Tuesday, October 19, 2010

The French brand

Many years ago I was picked up and tossed into a French prison for the night along with thousands of native students. It was a time of riots and running street battles with the "CRS" – which is a kind of national militia used to bloody youngsters whenever the need arises.

And today? Riots, running street battles with the CRS... Plus ca change, plus c'est la meme chose. Yes the French love revolution but hate change. Yesterday the issue was... um... something about the French curriculum? Boring lectures? I was there... I heard the harangues... I chanted the chants ("SS CRS, SS CRS" – that was to shame the riot police. "On veut faire pee-pee" – that was for when you were behind bars)... but I've forgotten the issue.
Today, the issue is retirement age. Not 60 any more but 62, or so the government proposes and the rioters oppose. Is that really the issue? Teenagers don't take to the streets over retirement issues. Sorry, they don't. But they do run riot to piss off authority, vent their rage at repressive society... and to show that thy crave ch... uh... or rather that they oppose change.

Perhaps French kids believe like everyone else that the French are snotty and repressed. What is the French brand? Rioting against retiring at 62. In other words, French-ness is being defined by angry kids who scream and cry because decades from now they might have to work an extra two years before they receive their free croissants and fraisse.

Tell this to the world of working people – to the families of, for example, Chilean miners. Grandfathers risking their lives in the mines. Viva Chile! There's a brand in ascendancy.

And the French? Well-off children running in the streets while the hired sons of working people crack their skulls. Plus ca change...



Justin said...

Good point about Chile. No doubt after the miners received so much media coverage regarding their plight ... Chileans are now perceived as loyal, tough, resourceful, committed.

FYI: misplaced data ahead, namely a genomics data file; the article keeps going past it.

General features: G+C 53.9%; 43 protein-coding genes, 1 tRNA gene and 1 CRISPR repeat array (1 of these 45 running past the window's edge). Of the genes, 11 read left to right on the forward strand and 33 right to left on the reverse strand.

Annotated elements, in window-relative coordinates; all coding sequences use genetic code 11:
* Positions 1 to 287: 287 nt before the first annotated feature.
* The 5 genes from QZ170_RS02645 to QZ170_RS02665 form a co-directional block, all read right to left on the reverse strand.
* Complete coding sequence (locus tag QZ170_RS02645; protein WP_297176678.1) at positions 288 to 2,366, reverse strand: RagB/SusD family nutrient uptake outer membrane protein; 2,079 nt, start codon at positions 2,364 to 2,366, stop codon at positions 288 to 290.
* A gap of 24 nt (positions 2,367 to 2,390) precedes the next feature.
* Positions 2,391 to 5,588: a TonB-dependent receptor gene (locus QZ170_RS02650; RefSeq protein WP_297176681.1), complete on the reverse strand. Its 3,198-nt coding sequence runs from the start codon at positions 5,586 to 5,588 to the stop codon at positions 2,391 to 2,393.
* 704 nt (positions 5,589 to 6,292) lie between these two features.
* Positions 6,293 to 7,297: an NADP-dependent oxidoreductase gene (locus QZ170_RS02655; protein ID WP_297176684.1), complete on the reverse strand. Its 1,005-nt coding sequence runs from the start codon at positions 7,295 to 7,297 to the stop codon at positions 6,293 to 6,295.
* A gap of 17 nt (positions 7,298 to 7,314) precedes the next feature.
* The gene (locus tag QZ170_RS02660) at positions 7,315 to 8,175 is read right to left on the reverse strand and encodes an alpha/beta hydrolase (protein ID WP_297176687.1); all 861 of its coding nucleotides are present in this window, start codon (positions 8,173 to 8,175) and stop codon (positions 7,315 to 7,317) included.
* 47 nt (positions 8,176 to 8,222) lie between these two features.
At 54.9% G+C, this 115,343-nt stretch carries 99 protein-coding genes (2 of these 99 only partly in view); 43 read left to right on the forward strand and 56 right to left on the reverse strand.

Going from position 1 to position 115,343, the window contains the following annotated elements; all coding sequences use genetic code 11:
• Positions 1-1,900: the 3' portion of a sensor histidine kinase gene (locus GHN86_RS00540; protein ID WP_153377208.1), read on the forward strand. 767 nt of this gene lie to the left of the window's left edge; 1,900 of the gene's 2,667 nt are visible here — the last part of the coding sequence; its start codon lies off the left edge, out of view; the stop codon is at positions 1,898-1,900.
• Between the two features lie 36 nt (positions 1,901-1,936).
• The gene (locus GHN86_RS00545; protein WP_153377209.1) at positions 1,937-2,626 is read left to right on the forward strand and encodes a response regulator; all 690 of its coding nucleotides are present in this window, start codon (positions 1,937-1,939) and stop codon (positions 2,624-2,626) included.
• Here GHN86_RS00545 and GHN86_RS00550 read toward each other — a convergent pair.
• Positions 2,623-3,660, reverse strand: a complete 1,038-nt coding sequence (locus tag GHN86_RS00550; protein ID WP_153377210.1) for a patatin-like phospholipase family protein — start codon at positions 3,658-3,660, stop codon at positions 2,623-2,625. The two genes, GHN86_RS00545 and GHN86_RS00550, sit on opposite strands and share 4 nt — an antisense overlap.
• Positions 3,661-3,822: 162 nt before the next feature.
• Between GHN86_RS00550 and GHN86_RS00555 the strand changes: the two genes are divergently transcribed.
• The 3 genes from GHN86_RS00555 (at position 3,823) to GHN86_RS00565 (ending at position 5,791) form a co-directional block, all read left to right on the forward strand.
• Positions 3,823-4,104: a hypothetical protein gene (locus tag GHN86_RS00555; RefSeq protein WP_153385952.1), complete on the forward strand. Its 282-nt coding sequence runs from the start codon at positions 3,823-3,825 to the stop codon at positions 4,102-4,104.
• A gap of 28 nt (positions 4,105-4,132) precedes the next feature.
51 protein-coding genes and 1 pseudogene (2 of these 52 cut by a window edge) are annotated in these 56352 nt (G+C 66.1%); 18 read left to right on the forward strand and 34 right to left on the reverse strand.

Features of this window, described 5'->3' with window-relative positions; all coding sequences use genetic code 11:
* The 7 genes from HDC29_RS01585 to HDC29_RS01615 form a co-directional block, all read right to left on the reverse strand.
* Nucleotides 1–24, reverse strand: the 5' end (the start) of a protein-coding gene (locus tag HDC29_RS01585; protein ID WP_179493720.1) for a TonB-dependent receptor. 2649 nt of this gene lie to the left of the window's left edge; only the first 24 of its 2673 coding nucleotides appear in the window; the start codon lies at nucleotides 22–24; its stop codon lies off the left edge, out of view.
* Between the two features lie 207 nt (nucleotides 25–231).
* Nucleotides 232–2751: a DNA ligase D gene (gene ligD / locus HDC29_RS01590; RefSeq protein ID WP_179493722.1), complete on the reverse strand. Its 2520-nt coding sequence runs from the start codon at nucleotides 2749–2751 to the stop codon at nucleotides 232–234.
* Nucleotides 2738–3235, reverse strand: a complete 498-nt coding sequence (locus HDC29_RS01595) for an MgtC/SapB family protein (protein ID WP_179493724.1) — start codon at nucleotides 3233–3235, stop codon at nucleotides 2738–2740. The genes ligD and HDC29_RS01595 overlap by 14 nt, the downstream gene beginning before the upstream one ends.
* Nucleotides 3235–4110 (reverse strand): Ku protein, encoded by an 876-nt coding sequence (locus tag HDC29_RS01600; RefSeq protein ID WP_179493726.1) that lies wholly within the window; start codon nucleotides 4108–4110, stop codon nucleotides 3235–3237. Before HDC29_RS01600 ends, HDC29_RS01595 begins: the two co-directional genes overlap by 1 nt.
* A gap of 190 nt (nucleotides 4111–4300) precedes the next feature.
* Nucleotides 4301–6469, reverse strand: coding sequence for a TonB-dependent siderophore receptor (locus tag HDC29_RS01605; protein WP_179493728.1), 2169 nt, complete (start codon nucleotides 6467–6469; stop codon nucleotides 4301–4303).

I've now set you up to create a tagline for Chile. (smile)

Anonymous said...

Didn't the French also riot within the past couple of years because a new law went into effect stating that an employer can fire a worker if that worker isn't performing well enough...or something to that effect? I wasn't even aware that they had guarenteed jobs up until that point, and now they are rioting because they have to work for 2 extra years before they retire?

I've been told that France is a beautiful country, but then God populated it with the French to even things out...


brandsinger said...

A tagline for Chile? (You mean more sophisticated than "Warm today, Chile tomorrow.") Okay, Justin, I'll take up that challenge:

Chile – Go deep. Go strong. Go Chile.

brandsinger said...

And anonymous one - a thanks to you, too. Yes, France is known for restrictive labor practices meant to restrain capitalist exploitation of labor and to create a cushy welfare state on the way to socialism. The problem is that employers are fearful of hiring, economic growth is stifled, and new jobs are scarce.

I'm a Francophile from way back. Have several minutes of French poetry in my head and a soft spot for French cinema of the 1930s - 1970s. (And a soft spot in my head.) One of my favorite movies is Renoir's La Grande Illusion. But darn it, those idiot French are disgracing themselves in the eyes of the world by rioting over the extension of retirement age to 62. Vive le travail, I say.

Justin said...

Both Chile taglines were great. One humorous. One honestly inspiring.